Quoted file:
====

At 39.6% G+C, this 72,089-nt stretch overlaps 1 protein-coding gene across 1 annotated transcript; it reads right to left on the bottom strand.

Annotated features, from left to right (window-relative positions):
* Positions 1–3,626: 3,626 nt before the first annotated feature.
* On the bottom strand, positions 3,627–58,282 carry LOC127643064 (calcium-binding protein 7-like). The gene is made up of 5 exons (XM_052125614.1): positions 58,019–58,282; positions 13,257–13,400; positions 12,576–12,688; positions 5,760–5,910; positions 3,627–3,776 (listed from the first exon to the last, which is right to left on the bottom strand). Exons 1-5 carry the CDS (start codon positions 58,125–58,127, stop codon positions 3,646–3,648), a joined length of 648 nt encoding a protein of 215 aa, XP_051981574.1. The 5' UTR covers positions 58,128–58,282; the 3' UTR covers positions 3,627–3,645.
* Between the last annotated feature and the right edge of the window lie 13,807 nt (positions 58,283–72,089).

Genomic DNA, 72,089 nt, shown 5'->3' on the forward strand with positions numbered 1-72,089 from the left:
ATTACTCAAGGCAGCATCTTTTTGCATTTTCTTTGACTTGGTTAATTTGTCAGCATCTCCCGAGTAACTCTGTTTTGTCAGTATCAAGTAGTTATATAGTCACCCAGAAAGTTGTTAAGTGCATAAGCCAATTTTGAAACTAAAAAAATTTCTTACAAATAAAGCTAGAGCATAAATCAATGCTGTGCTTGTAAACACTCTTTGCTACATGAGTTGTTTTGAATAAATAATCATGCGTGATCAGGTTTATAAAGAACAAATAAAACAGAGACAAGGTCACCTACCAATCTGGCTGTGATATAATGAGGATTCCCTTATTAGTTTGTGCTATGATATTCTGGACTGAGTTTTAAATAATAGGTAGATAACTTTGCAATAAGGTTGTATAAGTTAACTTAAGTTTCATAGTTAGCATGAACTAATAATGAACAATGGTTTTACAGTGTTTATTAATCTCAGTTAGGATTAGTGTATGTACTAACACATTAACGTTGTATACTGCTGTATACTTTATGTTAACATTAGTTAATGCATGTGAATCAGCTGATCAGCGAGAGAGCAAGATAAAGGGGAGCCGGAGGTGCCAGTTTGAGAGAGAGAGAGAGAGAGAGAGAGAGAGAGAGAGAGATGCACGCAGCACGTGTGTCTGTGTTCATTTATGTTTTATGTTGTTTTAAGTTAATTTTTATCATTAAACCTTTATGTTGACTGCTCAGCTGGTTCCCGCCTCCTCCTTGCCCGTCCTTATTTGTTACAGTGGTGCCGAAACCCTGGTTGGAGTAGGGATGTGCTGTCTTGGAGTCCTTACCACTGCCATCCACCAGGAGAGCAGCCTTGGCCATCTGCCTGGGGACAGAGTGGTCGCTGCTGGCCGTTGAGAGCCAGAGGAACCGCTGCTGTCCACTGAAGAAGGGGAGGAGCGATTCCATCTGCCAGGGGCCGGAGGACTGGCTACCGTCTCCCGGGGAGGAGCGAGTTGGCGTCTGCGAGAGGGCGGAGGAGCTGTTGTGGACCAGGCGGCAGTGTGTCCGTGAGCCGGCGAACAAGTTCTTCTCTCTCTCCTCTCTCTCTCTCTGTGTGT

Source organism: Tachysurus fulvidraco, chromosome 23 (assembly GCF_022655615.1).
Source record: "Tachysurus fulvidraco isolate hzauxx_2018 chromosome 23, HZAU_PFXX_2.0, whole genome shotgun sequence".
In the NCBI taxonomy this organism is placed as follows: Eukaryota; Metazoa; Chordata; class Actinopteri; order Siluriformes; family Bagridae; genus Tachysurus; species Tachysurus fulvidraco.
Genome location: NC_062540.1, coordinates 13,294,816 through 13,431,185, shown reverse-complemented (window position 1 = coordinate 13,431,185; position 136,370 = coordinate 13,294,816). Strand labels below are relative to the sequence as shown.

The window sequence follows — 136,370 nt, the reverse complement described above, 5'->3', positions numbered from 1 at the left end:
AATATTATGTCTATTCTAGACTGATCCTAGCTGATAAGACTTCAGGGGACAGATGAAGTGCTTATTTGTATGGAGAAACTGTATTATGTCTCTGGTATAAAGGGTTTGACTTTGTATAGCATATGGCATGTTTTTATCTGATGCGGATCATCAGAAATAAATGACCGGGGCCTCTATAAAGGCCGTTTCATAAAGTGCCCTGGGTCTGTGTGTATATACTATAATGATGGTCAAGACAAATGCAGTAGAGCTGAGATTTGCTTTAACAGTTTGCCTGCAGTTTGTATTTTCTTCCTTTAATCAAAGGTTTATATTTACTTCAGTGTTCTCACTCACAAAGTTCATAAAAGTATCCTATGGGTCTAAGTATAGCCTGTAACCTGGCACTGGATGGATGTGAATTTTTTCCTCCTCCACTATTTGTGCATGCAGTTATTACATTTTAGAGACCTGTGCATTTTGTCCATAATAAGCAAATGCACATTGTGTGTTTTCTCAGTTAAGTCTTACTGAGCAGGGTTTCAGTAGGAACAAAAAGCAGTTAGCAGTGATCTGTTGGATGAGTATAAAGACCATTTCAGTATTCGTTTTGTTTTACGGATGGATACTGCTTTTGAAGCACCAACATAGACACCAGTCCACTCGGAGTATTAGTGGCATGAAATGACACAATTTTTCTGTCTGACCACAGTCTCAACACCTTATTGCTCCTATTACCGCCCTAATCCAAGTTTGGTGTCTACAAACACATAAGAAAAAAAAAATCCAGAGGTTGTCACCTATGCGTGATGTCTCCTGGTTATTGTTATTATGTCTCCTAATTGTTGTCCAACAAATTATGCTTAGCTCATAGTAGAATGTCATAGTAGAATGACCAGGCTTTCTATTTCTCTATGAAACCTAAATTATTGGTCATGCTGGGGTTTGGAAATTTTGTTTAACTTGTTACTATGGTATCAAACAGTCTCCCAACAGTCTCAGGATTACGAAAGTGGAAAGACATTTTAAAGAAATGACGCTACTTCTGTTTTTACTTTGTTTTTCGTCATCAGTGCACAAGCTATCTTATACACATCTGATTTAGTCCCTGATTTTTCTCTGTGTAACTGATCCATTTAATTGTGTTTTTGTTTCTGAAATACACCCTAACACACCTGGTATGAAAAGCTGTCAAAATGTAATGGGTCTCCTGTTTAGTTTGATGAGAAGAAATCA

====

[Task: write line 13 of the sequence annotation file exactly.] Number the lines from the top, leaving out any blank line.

AATATTATGTCTATTCTAGACTGATCCTAGCTGATAAGACTTCAGGGGACAGATGAAGTGCTTATTTGTATGGAGAAACTGTATTATGTCTCTGGTATAAAGGGTTTGACTTTGTATAGCATATGGCATGTTTTTATCTGATGCGGATCATCAGAAATAAATGACCGGGGCCTCTATAAAGGCCGTTTCATAAAGTGCCCTGGGTCTGTGTGTATATACTATAATGATGGTCAAGACAAATGCAGTAGAGCTGAGATTTGCTTTAACAGTTTGCCTGCAGTTTGTATTTTCTTCCTTTAATCAAAGGTTTATATTTACTTCAGTGTTCTCACTCACAAAGTTCATAAAAGTATCCTATGGGTCTAAGTATAGCCTGTAACCTGGCACTGGATGGATGTGAATTTTTTCCTCCTCCACTATTTGTGCATGCAGTTATTACATTTTAGAGACCTGTGCATTTTGTCCATAATAAGCAAATGCACATTGTGTGTTTTCTCAGTTAAGTCTTACTGAGCAGGGTTTCAGTAGGAACAAAAAGCAGTTAGCAGTGATCTGTTGGATGAGTATAAAGACCATTTCAGTATTCGTTTTGTTTTACGGATGGATACTGCTTTTGAAGCACCAACATAGACACCAGTCCACTCGGAGTATTAGTGGCATGAAATGACACAATTTTTCTGTCTGACCACAGTCTCAACACCTTATTGCTCCTATTACCGCCCTAATCCAAGTTTGGTGTCTACAAACACATAAGAAAAAAAAAATCCAGAGGTTGTCACCTATGCGTGATGTCTCCTGGTTATTGTTATTATGTCTCCTAATTGTTGTCCAACAAATTATGCTTAGCTCATAGTAGAATGTCATAGTAGAATGACCAGGCTTTCTATTTCTCTATGAAACCTAAATTATTGGTCATGCTGGGGTTTGGAAATTTTGTTTAACTTGTTACTATGGTATCAAACAGTCTCCCAACAGTCTCAGGATTACGAAAGTGGAAAGACATTTTAAAGAAATGACGCTACTTCTGTTTTTACTTTGTTTTTCGTCATCAGTGCACAAGCTATCTTATACACATCTGATTTAGTCCCTGATTTTTCTCTGTGTAACTGATCCATTTAATTGTGTTTTTGTTTCTGAAATACACCCTAACACACCTGGTATGAAAAGCTGTCAAAATGTAATGGGTCTCCTGTTTAGTTTGATGAGAAGAAATCA